Established in 1997 via the Civil Procedure Act, the Civil Procedure Rule Committee (CPRC) is the statutory body which was formed to devise the rules of court for the Civil Division of the Court of Appeal, the High Court and the County Court. These rules are designed to ensure justice is served in the courts, and ensure the justice system is accessible for a lay audience.

Virginia Jones, Head of Knowledge at Stewarts, was appointed as a legal member of the CPRC for a three-year term in 2022. Her appointment was approved by the then-Lord Chancellor Dominic Raab following consultation with the Master of the Rolls Sir Geoffrey Vos, who chairs the committee. Other members of the CPRC include the Deputy Head of Civil Justice Lord Justice Birss, High Court, circuit and district judges, barristers and lay advice/consumer affairs members.

Virginia says: “I feel honoured to have this opportunity to help shape the practice and procedure in bringing, progressing and challenging proceedings in our civil courts, helping ensure the courts’ finite resources are used most effectively and thereby helping protect and promote access to justice for all, particularly litigants in person and vulnerable parties.”


What does the CPRC do?

As well as drafting new additions to and amending existing provisions within the Civil Procedure Rules (the CPR), the CPRC also works to simplify what is already in place.

The CPRC’s stated priorities are to “make the civil justice system accessible, fair and efficient”, and to “ensure that the rules are simple and easy to understand”.

Before introducing any new rules, the CPRC generally consults individuals or groups which it believes should be involved, and meets to discuss proposed changes at least nine times a year. They will then propose a Statutory Instrument, typically signed in June and December of each year to come into force the following October and April respectively. Ad-hoc changes are also made when necessary.

There are also numerous sub-committees within the broader CPRC, which consider rule changes around specific subjects. A selection of these include the:

  • Costs sub-committee
  • Court Forms sub-committee
  • Open Justice sub-committee
  • Vulnerable Parties sub-committee
  • Lacuna sub-committee


A brief history of the CPRC

The creation of the Civil Procedure Rules began in 1994, when the then Lord Chancellor James Mackay called for options to consolidate the existing system. The ensuing Access to Justice Report 1996 concluded that a new set of rules should be “just… fair… and understandable”.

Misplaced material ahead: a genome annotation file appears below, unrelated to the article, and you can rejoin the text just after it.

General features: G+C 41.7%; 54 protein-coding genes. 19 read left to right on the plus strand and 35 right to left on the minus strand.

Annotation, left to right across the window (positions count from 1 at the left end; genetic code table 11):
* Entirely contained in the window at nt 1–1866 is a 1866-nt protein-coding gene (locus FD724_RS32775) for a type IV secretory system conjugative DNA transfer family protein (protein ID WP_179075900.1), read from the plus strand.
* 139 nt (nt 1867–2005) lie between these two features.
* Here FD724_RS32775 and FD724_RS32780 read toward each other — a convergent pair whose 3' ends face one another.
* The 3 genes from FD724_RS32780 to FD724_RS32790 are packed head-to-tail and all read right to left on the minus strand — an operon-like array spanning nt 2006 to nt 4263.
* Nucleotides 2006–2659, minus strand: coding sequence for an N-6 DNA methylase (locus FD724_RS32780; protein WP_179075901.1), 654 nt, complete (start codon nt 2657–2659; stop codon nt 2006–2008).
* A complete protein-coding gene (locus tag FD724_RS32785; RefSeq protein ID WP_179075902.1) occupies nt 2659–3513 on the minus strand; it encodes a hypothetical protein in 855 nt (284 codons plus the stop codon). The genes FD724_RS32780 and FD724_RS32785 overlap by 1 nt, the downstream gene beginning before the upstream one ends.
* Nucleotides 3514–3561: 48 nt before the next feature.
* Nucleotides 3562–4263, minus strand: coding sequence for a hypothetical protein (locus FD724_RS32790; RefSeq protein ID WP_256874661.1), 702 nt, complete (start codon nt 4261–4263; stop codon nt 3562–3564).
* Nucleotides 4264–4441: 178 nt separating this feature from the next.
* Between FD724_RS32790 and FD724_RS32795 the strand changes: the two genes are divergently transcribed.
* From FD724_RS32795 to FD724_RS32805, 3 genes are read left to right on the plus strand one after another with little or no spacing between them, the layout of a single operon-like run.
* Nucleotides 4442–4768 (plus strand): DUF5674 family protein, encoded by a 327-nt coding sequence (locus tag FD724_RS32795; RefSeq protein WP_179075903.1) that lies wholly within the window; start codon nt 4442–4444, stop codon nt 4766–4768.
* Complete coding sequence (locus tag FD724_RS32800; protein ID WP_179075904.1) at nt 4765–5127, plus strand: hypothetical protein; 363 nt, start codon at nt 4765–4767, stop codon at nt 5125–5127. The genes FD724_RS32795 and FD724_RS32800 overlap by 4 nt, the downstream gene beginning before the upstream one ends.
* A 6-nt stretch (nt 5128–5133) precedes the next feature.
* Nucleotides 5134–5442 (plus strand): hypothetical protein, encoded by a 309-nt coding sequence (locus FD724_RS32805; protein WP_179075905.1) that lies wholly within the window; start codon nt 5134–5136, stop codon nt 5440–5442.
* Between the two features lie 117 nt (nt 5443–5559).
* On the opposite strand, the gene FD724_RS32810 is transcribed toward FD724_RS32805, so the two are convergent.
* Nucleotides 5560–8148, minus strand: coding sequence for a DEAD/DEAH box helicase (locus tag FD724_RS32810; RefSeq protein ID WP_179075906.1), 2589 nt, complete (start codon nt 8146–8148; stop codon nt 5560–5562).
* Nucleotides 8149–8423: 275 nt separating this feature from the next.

Section 2 of the ensuing Civil Procedure Act established that the CPR would be written by the CPRC, which would consist of the Master of the Rolls, the Deputy Head of Civil Justice, and members appointed by the Lord Chief Justice or by the Lord Chancellor.

All cases heard by the Court of Appeal, High Court of Justice, and County Courts in civil cases in England and Wales begun after 26 April 1999 have adhered to the CPR.


Some recent work of the CPRC

Following Sir Geoffrey Vos’ appointment as Master of the Rolls and Head of Civil Justice, one recent area of focus for the CPRC has been a project started in 2021, aimed specifically at simplifying the CPR as a whole.

This most comprehensive overhaul of the CPR since 1997 is overseen by a sub-committee chaired by Mr Justice Kerr. Provisions currently under consultation relate to counter claims and additional claims under Part 20 of the CPR. Further detail on the status of this project is available here.

Other more recent work of the CPRC is reflected in the latest amendments to certain:

  • Rules (pursuant to The Civil Procedure (Amendment No. 2) Rules 2022, SI 2022/783), and
  • Practice Directions to the Rules (pursuant to the 149th and 150th Practice Direction Updates)

and include, among other things:

  • incorporation of the current pilot scheme for disclosure as a permanent Practice Direction under CPR PD 57AD
  • an expansion to the circumstances in which English courts can grant permission to serve civil claims out of the jurisdiction
  • changes to the Damages Claims Pilot under CPR PD 51ZB


Subscribe – In order to receive our news straight to your inbox, subscribe here. Our newsletters are sent no more than once a month.

Key Contacts

See all people